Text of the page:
|Azour : economic relations with Syria will not suffer
|minister says privatization to be put on fast track
Finance Minister Jihad Azour said that the sour political ties between Lebanon and Syria will have no impact on economic relations between the two countries.
"Both countries are aware of the importance of economic and trade relations," Azour told The Daily Star on friday.
He added that Syria will continue supplying electricity to Lebanon and there is even an option to import power from other countries through Syria.
The Lebanese government's relations with its strong neighbor Syria deteriorated rapidly following accusations that Damascus was behind the assassination of former Prime Minister Rafik Hariri and other anti-Syrian political figures.
At one point, Syria partially closed its border with Lebanon, causing heavy losses for Lebanese exporters who usually transport most of their goods through Syria.
Syria resumed supplying electricity to Lebanon two months ago amid reports that both countries may reach new agreements on more power supplies.
In a wide ranging interview, Azour said the government intends to drastically cut export fees and streamline bureaucratic procedures to help Lebanese industrialists increase exports.
"We will meet with the Lebanese Industrialists Association next week to announce cuts in export fees and other measures," Azour told The Daily Star.
He added that export fees per container will be cut from the current price of $500 to $200.
In addition, the Finance Ministry and customs officials will facilitate all paperwork procedures for exports.
Local industrialists have been pressing successive governments to cut export fees and reduce red tape in government departments.
Lebanon exports nearly $1 billion each year but imports more than $7 billion, leaving
a very large balance of trade deficit.
The minister also announced that the privatization of some of the state owned assets will begin in earnest in 2006 with an option for the public to have a stake in some of the privatized entities.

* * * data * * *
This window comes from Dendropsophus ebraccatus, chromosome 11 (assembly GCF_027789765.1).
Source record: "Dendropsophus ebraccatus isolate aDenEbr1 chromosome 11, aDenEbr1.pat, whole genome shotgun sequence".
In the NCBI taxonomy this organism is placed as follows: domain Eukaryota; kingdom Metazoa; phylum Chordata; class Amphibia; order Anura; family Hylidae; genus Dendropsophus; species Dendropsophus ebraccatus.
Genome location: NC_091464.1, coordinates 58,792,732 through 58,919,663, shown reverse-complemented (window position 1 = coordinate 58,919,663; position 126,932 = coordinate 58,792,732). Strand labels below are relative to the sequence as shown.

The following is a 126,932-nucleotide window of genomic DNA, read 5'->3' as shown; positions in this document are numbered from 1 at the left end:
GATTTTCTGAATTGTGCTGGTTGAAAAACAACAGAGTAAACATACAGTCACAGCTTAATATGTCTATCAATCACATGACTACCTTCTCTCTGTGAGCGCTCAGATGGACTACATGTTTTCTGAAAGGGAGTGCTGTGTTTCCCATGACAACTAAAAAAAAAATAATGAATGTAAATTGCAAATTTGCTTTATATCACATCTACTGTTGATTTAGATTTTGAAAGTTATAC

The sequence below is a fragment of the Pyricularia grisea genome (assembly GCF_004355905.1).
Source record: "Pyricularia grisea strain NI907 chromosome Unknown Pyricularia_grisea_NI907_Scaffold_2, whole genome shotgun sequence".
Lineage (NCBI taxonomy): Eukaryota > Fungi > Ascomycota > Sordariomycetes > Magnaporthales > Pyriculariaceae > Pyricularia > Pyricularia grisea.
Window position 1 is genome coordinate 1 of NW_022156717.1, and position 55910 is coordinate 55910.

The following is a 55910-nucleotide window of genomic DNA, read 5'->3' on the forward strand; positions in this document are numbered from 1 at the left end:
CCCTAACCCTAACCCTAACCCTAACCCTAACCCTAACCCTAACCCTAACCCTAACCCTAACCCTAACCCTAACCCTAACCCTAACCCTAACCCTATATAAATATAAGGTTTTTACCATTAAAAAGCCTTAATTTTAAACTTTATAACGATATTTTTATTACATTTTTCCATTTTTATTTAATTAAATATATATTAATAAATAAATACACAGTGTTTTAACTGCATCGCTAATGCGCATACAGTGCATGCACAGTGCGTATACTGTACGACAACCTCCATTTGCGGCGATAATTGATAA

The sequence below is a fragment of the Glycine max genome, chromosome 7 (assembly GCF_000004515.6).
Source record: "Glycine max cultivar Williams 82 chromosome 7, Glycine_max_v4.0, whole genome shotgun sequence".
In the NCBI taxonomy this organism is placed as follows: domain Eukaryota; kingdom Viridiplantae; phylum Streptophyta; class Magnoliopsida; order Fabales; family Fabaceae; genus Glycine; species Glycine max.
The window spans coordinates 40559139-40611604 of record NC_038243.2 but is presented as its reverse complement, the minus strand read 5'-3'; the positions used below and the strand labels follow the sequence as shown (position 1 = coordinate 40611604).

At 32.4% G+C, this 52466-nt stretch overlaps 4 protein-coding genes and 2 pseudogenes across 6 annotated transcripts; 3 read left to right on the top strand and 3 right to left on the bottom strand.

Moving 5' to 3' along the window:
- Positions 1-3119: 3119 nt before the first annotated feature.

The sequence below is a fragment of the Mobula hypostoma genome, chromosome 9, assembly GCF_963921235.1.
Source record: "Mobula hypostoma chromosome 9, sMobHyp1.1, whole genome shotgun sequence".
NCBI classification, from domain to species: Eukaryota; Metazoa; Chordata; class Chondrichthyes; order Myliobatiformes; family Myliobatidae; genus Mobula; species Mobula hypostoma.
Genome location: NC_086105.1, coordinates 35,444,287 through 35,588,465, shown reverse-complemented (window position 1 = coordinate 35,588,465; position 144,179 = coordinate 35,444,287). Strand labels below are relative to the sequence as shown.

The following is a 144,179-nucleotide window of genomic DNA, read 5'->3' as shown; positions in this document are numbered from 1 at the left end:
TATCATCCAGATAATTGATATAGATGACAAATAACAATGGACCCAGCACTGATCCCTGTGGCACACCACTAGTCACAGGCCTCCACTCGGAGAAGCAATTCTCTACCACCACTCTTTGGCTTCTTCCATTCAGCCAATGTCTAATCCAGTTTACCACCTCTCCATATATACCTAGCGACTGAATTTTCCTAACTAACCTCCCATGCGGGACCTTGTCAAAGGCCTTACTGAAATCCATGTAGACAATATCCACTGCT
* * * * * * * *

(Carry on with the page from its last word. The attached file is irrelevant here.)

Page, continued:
Azour said privatization will be put on the fast track next year after all procedures and measures leading to this step are taken.
But Azour, who has just completed the 2006 draft budget, refused to project the expected revenues from privatization.
Privatization is one of the key elements in the five year plan that will be introduced to the international donor conference early next year.
The United States, France, the Arab states, World Bank and International Monetary Fund have pledged to provide a large soft loan with an option of a grant if the government introduced a convincing and feasible economic and fiscal reform plan.
But Azour warned if there was no political consensus on reforms and no international conference then the 2006 draft budget may include additional measures, a clear hint of new taxes.
"The donor states are telling us that any economic reform presented by the government should enjoy the support of all political parties in Lebanon."
But some analysts say the privatization program may face opposition from some Lebanese parties such as Druze leader Walid Jumblatt's Progressive Socialist Party and trade unions.
"If we have these conditions then we qualify for the conference and if don't have these terms then we won't have any conference," Azour stressed.
He added that Lebanon has a unique opportunity to turn the situation around, warning the country can no longer afford to miss any new chances.
"The first opportunity is that Lebanon has the opportunity to fix the mistakes of the past and change the course of debt management. The second opportunity is that the region is going though an economic boom thanks to the oil prices and Lebanon can benefit from this phenomenon."
Azour said that there are five pillars to the economic reform program.
"The first pillar is fiscal reforms; the second is optimizing assets managements such as privatization and other step, third is growth related agenda, and fourth is social safety net and the fifth is good governance."
Azour said that the 2006 draft budget, which projects a deficit of less than 25 percent, may include higher value added tax rate if the cost of the energy bill was not drastically cut.
He added that the government hopes that next year primary surplus will represent 4 percent of the country's GDP.
The Daily Star